Tyler (and Ben and everyone else I shared lunch with), it was a really good time.

  12. It struck a chord with me to hear you arguing that SEO should be a legitimate industry and that the long-term view is the better approach.

    This quote from the in-house SEO says more than anything else ever could. Believe it or not, this just led to an epiphany on my part. Thanks, Matt.

  13. Matt,

    In your last post, you asked:
    “Scott, what’s the issue you’re trying to get addressed?”
    I replied but you haven’t answered. Can you at least confirm that you have my email address and may email me with any further that you can share?

  14. Nice details Matt –

    I guess it does seem pretty pointless for a company to send their inhouse SEO to a conference to learn tactics that would hurt the company.

    It is beneficial to know what goes on though and I’m sure some of the blackhat material was helpful in one-way or another. I read that a lot of whitehats learn most from studying blackhat tactics but??

  15. Well, I wouldn’t say it’s pointless for companies to send in their employees to attend the conference because of the black hat content (I’m sure I really wanted to go), since even though we cannot and should not use any of those tactics, it’s always nice to know what your competitors might be doing to gain on you.

    There are plenty of grey hat/black hat stuff going on in the industry that my company is in, and sometimes it’s pretty frustrating knowing that your effort got beat by things like that.

    It’s very unfortunate that I live in Canada and could not attend the show, but from all the reviews and debates about the conference, it seems like a very informative and entertaining conference.

  16. Matt, I appreciate your blog in general and this recount of SMX.

    Your mention of an SEO/developer with a picture of you on his blog – it’s a comic picture – reminds me of something I’ve been wondering about. Don’t you find it a little weird that so many SEO consultants have pictures of you on their websites? It’s like having a picture of you validates them as an SEO professional. Like they are using a picture of them posing with you to show potential clients that they are plugged in to the search industry and in the know about the latest SEO tips and tricks.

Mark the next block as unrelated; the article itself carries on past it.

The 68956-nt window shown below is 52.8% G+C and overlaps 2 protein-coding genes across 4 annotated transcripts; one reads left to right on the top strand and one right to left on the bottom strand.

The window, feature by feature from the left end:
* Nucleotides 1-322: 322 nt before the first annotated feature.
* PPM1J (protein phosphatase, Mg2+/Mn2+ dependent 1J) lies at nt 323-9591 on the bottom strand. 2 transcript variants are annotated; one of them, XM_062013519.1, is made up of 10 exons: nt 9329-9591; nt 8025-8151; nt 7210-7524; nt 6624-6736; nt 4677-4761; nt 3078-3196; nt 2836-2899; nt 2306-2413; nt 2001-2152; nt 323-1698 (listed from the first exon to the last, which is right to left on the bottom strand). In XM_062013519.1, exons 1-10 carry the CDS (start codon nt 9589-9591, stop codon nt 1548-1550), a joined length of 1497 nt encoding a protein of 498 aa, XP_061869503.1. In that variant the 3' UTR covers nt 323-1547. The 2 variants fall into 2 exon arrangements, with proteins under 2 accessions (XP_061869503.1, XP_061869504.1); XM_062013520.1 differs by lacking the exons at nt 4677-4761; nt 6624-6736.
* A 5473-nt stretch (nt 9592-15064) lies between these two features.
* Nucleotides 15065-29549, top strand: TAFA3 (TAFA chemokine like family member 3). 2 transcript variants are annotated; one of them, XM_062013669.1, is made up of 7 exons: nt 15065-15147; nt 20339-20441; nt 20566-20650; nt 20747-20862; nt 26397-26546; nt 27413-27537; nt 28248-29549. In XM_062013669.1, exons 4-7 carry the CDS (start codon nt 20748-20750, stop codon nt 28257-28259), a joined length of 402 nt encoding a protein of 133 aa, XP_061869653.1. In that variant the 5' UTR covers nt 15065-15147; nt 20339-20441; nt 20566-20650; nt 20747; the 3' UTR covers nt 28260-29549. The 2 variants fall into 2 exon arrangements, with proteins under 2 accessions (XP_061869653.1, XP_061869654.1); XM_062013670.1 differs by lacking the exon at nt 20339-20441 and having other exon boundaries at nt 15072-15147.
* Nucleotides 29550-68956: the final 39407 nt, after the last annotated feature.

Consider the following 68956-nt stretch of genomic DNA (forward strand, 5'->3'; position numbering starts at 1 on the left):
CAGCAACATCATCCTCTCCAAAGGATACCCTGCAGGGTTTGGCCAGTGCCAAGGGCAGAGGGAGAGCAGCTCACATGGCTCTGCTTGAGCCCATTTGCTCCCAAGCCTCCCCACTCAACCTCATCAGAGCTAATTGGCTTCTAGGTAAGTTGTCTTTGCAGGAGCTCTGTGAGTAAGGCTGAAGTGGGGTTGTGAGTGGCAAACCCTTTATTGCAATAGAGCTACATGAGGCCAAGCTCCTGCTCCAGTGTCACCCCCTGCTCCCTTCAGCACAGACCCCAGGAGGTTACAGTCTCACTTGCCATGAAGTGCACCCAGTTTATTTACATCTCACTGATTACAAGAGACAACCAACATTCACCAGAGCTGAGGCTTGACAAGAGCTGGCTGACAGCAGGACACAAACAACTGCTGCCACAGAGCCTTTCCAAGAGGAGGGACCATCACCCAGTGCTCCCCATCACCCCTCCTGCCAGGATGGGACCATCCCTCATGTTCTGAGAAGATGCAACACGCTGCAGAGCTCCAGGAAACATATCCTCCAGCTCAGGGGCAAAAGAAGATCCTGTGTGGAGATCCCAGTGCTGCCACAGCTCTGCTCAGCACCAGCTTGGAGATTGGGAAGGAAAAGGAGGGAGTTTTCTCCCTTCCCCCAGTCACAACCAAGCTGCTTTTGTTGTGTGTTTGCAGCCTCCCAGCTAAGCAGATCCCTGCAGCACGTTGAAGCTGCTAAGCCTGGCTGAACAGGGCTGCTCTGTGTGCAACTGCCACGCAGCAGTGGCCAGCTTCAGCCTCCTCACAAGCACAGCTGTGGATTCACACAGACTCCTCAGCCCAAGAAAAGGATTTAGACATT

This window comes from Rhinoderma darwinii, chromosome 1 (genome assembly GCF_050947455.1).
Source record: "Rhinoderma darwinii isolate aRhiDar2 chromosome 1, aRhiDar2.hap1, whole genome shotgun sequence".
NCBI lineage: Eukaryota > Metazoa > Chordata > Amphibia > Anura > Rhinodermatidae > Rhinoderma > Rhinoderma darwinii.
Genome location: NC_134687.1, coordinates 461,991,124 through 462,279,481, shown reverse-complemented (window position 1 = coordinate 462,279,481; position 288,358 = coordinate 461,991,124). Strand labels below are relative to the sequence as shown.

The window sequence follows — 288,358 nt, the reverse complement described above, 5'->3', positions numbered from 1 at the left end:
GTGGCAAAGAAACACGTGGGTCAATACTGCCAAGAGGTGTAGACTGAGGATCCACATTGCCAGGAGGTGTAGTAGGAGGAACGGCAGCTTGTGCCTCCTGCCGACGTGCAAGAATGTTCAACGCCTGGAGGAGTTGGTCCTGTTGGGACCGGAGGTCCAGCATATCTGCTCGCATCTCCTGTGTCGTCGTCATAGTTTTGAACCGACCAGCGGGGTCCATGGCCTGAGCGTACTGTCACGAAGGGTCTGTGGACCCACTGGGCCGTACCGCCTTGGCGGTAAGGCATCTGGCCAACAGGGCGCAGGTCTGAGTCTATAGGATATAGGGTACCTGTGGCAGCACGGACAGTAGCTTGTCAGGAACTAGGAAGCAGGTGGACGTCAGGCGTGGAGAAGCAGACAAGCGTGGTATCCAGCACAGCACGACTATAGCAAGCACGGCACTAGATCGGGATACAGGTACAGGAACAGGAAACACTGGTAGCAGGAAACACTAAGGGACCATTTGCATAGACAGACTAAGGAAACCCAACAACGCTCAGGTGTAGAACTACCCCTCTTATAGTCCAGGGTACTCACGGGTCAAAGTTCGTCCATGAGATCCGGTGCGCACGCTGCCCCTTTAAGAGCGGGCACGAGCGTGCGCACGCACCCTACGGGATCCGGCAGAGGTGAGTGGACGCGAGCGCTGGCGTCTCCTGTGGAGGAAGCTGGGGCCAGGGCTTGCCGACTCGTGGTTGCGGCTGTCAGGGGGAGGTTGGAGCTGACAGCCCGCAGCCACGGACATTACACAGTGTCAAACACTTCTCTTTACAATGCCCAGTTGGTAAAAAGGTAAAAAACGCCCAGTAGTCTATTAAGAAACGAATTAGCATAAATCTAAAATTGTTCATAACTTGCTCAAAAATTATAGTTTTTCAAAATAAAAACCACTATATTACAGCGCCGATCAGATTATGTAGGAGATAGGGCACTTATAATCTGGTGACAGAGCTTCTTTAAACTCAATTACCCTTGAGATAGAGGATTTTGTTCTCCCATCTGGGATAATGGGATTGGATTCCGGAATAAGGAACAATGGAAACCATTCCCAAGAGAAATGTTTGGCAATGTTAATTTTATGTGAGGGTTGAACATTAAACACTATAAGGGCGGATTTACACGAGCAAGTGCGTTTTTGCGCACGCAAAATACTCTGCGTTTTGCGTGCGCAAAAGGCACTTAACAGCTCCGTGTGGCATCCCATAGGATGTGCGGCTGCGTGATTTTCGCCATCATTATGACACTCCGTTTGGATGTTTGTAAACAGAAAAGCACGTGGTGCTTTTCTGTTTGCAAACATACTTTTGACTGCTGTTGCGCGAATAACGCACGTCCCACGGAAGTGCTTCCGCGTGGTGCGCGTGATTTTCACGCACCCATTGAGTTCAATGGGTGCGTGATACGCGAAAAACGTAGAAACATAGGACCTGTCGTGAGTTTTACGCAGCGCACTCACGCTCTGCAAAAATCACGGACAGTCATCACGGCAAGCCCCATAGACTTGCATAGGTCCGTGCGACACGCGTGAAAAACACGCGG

17. Jayson

    “I read that a lot of whitehats learn most from studying blackhat tactics but??”

    You shouldn’t believe all what you read πŸ™‚

    There is nothing of value or new for a Whitehat to learn from those lazy blackhats spammers.

    And you don’t need to travel to a conference to read about what the blackhats do. Those blackhats suffer of lack of confidence. Therefore they post on their blogs and forums the spam methods they are using, just to get their supporters attention. Blackhats need attention all the time, you know πŸ˜‰

  18. Matt, thanks for being Google’s ambassador to the search community. It was a pleasure to meet you @ SMX.

  19. Harith: To add to your point, the real black hats aren’t going to be sharing any secrets either. If they can actually game the system to get top position for ultra-competitive phrases, they aren’t going to tell anyone else how to do it.

  20. I just going to be completely honest in my post, I’m not even sure if this is the right arena but I’m going to voice my concerns

    I work for a search/digital agency, we are completely white-hat, we don’t buy links, we try to create useful content that people will naturally link to…

    Even though we do this, currently we cannot compete in the SERPS, because so many sites using black-hat techniques are still there
    (ranking highly for key terms), and most have been there well over a year.